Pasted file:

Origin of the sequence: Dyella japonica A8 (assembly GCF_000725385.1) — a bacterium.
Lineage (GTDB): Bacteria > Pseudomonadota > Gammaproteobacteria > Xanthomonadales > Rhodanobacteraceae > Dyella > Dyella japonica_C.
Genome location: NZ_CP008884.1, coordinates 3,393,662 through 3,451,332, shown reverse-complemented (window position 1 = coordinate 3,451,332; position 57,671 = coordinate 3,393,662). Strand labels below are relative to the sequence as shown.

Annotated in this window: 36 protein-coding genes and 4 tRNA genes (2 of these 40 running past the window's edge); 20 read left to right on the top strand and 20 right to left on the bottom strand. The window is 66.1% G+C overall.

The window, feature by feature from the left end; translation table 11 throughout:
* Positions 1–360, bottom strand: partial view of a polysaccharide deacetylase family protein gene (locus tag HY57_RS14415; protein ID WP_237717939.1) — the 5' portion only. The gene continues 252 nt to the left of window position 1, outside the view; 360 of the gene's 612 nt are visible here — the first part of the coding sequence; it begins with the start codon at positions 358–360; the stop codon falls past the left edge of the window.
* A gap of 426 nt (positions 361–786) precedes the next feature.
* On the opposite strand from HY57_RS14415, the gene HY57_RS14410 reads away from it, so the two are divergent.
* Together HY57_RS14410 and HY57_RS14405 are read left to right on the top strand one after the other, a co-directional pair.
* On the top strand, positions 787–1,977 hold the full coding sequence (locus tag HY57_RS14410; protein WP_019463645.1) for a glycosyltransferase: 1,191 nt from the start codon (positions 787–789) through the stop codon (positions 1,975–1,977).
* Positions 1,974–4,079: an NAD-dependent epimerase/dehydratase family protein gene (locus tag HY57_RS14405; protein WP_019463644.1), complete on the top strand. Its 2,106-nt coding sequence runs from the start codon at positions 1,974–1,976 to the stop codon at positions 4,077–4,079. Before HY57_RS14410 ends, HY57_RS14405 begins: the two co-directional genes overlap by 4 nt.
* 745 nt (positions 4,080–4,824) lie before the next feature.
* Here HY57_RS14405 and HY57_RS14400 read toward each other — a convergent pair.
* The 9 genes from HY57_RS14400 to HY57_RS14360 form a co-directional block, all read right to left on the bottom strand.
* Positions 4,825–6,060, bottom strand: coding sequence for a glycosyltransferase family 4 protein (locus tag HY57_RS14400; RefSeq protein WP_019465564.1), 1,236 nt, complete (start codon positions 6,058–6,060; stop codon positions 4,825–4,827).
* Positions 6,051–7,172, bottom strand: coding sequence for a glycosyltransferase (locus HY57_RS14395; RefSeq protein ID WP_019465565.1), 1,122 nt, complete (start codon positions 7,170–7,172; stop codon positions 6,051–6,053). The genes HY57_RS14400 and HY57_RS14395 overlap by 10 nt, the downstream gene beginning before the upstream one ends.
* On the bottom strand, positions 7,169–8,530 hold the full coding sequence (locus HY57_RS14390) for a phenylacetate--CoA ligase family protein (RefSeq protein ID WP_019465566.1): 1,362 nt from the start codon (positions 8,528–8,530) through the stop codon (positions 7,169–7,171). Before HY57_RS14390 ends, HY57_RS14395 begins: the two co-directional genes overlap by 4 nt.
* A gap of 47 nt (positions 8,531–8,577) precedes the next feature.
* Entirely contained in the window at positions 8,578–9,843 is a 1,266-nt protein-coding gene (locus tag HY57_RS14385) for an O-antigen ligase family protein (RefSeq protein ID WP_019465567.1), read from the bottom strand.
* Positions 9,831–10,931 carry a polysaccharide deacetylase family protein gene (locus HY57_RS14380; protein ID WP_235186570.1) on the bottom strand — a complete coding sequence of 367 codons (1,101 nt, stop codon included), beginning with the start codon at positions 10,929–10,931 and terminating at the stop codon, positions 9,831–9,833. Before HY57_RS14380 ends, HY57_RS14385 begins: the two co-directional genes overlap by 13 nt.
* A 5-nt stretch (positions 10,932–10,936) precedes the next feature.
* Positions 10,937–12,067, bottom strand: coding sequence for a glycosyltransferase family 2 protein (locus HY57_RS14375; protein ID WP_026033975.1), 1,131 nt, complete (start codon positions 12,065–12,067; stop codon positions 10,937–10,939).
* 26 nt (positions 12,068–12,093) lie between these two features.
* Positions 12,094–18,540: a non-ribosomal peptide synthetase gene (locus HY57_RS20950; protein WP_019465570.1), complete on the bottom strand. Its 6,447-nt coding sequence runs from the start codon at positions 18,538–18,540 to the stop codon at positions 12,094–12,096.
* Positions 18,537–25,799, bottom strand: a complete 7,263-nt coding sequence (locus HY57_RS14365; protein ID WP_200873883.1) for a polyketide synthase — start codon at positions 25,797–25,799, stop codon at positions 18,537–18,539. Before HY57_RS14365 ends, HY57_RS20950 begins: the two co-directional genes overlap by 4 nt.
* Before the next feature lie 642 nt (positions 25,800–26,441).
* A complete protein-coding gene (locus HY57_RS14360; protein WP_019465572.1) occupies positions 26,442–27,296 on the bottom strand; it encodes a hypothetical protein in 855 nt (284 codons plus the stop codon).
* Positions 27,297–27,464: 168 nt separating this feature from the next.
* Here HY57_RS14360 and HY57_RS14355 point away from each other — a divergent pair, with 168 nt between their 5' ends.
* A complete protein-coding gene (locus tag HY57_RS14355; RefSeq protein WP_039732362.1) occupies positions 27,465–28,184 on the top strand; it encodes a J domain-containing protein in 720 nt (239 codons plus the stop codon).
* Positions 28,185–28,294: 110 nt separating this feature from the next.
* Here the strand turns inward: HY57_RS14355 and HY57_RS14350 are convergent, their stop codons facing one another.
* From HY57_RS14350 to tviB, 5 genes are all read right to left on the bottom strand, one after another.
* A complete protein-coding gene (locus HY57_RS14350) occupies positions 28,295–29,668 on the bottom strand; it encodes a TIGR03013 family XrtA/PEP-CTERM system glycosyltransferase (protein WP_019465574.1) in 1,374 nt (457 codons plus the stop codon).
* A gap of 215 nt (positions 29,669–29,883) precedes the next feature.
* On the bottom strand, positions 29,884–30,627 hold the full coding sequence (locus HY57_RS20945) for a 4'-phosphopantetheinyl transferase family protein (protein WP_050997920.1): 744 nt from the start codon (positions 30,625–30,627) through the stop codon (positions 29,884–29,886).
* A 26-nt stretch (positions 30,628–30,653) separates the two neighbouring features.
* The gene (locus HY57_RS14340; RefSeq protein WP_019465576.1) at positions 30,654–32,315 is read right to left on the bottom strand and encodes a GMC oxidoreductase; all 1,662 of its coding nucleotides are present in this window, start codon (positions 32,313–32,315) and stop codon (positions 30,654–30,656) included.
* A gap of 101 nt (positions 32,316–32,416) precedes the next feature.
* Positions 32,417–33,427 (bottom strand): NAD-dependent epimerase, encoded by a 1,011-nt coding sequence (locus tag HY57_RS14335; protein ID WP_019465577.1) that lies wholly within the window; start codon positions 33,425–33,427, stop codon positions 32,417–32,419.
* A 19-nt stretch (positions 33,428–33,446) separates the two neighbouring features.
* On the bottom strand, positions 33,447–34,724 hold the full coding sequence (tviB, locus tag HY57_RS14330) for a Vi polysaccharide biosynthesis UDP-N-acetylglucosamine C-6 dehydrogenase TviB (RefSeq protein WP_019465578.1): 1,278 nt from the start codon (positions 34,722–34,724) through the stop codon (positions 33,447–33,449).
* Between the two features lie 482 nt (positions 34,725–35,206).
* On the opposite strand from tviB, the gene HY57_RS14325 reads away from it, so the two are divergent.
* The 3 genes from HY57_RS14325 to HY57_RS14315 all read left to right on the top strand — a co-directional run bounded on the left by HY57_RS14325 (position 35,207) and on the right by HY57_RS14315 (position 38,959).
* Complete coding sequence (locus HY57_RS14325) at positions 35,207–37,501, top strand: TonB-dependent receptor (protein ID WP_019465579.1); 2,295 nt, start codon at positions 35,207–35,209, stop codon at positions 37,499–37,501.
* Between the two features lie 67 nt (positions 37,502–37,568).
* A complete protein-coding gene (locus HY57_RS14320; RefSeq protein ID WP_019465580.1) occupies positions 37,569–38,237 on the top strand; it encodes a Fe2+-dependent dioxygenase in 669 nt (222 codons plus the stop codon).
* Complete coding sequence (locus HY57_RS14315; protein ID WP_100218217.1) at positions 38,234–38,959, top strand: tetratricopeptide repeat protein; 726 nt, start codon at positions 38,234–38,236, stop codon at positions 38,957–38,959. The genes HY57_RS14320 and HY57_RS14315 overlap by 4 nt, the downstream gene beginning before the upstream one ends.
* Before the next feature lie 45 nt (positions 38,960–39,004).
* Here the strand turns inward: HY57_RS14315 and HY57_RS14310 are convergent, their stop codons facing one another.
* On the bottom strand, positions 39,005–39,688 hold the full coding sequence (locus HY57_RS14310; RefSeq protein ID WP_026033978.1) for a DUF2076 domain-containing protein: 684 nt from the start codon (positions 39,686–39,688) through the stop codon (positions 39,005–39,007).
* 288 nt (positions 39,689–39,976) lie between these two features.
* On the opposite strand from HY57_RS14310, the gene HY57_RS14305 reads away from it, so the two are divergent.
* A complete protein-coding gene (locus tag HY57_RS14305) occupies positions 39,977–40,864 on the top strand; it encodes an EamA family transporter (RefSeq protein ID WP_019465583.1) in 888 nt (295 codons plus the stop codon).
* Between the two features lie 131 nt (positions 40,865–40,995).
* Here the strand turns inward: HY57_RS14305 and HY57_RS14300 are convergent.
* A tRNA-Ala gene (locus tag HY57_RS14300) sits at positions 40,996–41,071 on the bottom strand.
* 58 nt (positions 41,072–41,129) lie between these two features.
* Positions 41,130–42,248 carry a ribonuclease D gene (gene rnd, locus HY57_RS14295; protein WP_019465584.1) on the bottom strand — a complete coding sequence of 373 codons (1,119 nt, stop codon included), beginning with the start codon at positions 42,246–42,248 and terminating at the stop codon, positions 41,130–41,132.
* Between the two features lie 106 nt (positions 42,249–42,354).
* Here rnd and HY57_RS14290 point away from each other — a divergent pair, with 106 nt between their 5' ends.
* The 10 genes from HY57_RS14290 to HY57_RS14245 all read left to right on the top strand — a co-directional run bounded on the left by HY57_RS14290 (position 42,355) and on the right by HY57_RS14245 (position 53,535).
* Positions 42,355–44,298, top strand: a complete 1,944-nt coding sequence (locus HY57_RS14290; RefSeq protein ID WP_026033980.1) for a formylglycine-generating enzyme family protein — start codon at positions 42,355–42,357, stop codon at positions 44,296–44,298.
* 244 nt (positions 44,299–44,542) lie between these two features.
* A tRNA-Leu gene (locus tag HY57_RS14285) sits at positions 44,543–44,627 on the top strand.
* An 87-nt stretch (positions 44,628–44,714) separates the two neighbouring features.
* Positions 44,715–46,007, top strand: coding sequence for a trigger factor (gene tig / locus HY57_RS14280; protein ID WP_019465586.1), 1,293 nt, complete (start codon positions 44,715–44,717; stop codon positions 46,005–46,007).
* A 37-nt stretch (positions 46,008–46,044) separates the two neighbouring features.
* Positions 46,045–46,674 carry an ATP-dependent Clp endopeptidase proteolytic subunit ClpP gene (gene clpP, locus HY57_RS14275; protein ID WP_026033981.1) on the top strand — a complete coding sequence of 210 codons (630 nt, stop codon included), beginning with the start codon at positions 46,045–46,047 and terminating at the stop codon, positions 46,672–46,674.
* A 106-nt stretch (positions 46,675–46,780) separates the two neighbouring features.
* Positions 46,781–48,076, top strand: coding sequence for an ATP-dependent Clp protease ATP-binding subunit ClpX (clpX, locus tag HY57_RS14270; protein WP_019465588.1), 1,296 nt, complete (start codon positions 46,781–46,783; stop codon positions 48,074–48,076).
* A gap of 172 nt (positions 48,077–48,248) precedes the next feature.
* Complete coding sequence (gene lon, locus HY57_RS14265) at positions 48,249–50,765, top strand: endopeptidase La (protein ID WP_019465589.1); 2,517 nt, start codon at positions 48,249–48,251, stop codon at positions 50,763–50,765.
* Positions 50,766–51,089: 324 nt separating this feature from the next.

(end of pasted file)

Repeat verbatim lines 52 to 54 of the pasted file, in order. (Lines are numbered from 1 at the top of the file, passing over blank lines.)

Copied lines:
* On the bottom strand, positions 39,005–39,688 hold the full coding sequence (locus HY57_RS14310; RefSeq protein ID WP_026033978.1) for a DUF2076 domain-containing protein: 684 nt from the start codon (positions 39,686–39,688) through the stop codon (positions 39,005–39,007).
* 288 nt (positions 39,689–39,976) lie between these two features.
* On the opposite strand from HY57_RS14310, the gene HY57_RS14305 reads away from it, so the two are divergent.